This month would not be complete without mentioning how we can give thanks for all things — not just during the Thanksgiving Meal, but at all times.
Giving thanks in unlikely situations is explained perfectly in a post from Rev. Teresa Burton with Unity’s Daily Word publication.
A few weeks ago, I had an appointment at my pharmacy for my yearly flu shot. The line was long and slow moving, full of people waiting to pick up prescriptions. As I waited to get my shot, I observed the scene around me.
I heard people complain. On their phones to unseen others. To one another. And to the hapless pharmacy staff, whose every transaction seemed to be beset by some kind of problem.
Even though I was not privy to the details, I could tell the news was not good. One after another, people left the line irritated, muttering, and angry. The pharmacy staff took each customer in turn, remaining courteous and professional. Yet, I could sense their frustration wearing on them, leaving them discouraged and dispirited.
Gratitude is easier when we’re surrounded by loved ones and a table full of food. It’s more of a reach when we’re surrounded by cranky strangers and exhausted others who, despite their desire to help us, are frustrated by circumstances often beyond their control.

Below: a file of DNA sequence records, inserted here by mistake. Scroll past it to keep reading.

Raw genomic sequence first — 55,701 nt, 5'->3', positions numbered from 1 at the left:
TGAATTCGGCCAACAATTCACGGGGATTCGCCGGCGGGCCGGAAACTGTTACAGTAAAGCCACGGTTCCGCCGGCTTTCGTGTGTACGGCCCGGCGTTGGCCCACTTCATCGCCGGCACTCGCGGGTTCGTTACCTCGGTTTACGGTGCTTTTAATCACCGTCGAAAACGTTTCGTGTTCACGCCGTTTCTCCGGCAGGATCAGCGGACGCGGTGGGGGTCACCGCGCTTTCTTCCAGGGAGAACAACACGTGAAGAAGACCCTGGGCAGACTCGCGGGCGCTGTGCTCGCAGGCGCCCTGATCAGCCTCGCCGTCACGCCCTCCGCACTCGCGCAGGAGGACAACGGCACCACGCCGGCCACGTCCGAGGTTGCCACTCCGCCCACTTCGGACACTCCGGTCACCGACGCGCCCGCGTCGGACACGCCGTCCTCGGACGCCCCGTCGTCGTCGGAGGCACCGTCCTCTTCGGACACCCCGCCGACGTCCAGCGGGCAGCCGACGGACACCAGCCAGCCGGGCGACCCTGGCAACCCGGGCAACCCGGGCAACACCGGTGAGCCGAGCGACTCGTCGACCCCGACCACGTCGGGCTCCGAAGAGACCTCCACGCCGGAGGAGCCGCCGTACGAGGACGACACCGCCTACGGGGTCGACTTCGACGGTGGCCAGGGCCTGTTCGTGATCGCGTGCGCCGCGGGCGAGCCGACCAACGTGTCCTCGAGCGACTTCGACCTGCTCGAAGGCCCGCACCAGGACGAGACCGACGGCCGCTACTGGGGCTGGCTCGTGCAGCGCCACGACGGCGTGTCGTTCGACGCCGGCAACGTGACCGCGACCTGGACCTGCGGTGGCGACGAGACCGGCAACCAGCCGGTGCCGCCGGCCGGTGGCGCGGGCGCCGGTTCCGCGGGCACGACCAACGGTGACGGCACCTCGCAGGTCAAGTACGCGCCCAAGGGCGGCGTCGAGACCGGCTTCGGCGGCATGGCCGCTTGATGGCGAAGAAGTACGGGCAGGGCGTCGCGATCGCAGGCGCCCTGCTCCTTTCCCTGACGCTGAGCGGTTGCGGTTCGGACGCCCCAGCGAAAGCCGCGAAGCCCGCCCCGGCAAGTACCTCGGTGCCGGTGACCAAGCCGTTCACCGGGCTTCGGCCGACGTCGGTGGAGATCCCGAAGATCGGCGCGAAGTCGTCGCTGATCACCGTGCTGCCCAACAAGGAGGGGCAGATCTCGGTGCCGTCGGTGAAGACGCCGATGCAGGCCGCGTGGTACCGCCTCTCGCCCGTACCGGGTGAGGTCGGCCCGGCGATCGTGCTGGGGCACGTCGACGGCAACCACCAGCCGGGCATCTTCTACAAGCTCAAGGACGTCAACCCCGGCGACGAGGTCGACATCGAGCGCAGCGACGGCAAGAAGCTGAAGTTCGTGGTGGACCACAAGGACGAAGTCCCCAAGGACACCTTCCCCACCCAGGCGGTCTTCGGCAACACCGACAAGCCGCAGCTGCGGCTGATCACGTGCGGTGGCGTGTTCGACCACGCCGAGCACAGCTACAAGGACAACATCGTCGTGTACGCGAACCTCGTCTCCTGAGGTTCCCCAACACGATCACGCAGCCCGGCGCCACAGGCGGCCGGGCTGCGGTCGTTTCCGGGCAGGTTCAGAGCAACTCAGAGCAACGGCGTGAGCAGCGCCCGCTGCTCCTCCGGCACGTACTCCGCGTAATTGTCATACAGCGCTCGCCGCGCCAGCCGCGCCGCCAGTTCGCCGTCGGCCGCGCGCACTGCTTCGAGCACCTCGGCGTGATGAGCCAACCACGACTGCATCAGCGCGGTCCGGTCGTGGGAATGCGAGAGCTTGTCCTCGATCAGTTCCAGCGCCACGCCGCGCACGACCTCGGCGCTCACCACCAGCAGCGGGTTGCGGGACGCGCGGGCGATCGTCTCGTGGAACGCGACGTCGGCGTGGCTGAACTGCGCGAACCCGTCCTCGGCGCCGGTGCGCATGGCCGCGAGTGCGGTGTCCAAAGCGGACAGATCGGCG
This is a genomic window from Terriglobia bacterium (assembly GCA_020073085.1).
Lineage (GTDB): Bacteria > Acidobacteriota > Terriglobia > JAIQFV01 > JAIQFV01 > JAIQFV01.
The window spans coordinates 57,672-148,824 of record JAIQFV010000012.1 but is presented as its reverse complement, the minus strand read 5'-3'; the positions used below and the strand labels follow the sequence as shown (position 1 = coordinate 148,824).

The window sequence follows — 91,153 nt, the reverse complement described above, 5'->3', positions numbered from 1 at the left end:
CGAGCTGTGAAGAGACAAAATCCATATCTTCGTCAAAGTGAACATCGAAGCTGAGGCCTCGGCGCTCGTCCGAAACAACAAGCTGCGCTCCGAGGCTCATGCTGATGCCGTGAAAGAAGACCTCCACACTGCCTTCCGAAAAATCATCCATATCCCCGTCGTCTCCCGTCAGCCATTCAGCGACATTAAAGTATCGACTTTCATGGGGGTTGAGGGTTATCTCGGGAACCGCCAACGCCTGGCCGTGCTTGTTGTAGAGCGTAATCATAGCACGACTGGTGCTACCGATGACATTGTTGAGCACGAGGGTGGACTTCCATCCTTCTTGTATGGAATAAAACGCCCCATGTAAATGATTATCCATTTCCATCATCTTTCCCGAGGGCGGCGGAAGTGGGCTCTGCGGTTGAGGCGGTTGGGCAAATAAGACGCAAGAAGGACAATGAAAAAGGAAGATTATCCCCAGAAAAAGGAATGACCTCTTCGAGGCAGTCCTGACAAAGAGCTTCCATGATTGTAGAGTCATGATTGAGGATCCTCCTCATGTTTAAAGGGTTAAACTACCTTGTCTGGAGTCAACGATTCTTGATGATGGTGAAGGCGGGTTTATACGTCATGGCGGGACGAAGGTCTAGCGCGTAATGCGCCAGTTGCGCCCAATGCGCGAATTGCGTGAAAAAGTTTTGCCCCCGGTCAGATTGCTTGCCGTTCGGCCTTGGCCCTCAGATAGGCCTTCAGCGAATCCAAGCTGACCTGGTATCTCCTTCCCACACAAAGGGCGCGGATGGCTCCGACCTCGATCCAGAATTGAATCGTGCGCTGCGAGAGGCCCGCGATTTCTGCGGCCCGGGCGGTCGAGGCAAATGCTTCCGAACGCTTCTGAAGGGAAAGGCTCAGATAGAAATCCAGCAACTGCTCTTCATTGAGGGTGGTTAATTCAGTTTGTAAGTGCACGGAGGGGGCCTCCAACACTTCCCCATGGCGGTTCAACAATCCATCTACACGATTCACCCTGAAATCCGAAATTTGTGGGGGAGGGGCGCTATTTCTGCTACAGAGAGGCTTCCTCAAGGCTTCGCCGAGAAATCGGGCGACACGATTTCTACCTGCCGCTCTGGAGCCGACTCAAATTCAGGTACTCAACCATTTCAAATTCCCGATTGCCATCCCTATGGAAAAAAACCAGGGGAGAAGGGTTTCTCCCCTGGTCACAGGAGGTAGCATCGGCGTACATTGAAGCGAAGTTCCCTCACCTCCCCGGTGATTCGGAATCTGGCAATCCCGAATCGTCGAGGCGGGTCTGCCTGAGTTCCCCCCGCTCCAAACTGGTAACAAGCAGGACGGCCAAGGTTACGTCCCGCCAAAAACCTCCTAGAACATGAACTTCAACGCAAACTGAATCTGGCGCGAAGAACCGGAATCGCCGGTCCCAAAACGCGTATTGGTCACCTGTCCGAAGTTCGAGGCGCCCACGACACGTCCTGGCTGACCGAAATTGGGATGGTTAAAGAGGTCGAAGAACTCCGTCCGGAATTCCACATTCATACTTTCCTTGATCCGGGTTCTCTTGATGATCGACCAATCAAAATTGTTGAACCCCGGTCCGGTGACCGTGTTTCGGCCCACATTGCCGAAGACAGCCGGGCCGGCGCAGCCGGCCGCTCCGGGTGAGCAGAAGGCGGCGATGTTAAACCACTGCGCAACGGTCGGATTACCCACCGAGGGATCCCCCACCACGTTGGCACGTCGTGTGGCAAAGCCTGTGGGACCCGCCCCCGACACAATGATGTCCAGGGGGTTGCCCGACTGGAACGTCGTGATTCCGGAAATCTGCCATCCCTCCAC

I realized I could send them a different kind of energy. Rather than just feeling sorry for them or even praying for them, I blessed them with thoughts of gratitude. As I considered their particular challenges—dealing with customers who are in pain or ill or charged with the care of someone who is, communicating with doctors’ offices and insurance companies, each one a little different in its policies and procedures—I appreciated their efforts.
Of course, focusing on gratitude might have been more of a challenge if I had not been feeling well or worried about a loved one at home, as many were. But even if I had been, feeling gratitude for those who were trying to help me would still have been worthwhile. …
We never know what someone may be going through at the moment. Stopping to show compassion is good, but maybe focusing on thoughts of gratitude during their particular challenges would bless both them and ourselves.
I will remember this lesson next time I am in a slow line at the grocery store. Or when a driver ahead of me on the road acts (what I think is) sporadically. I will give thanks for all things, good or not so good!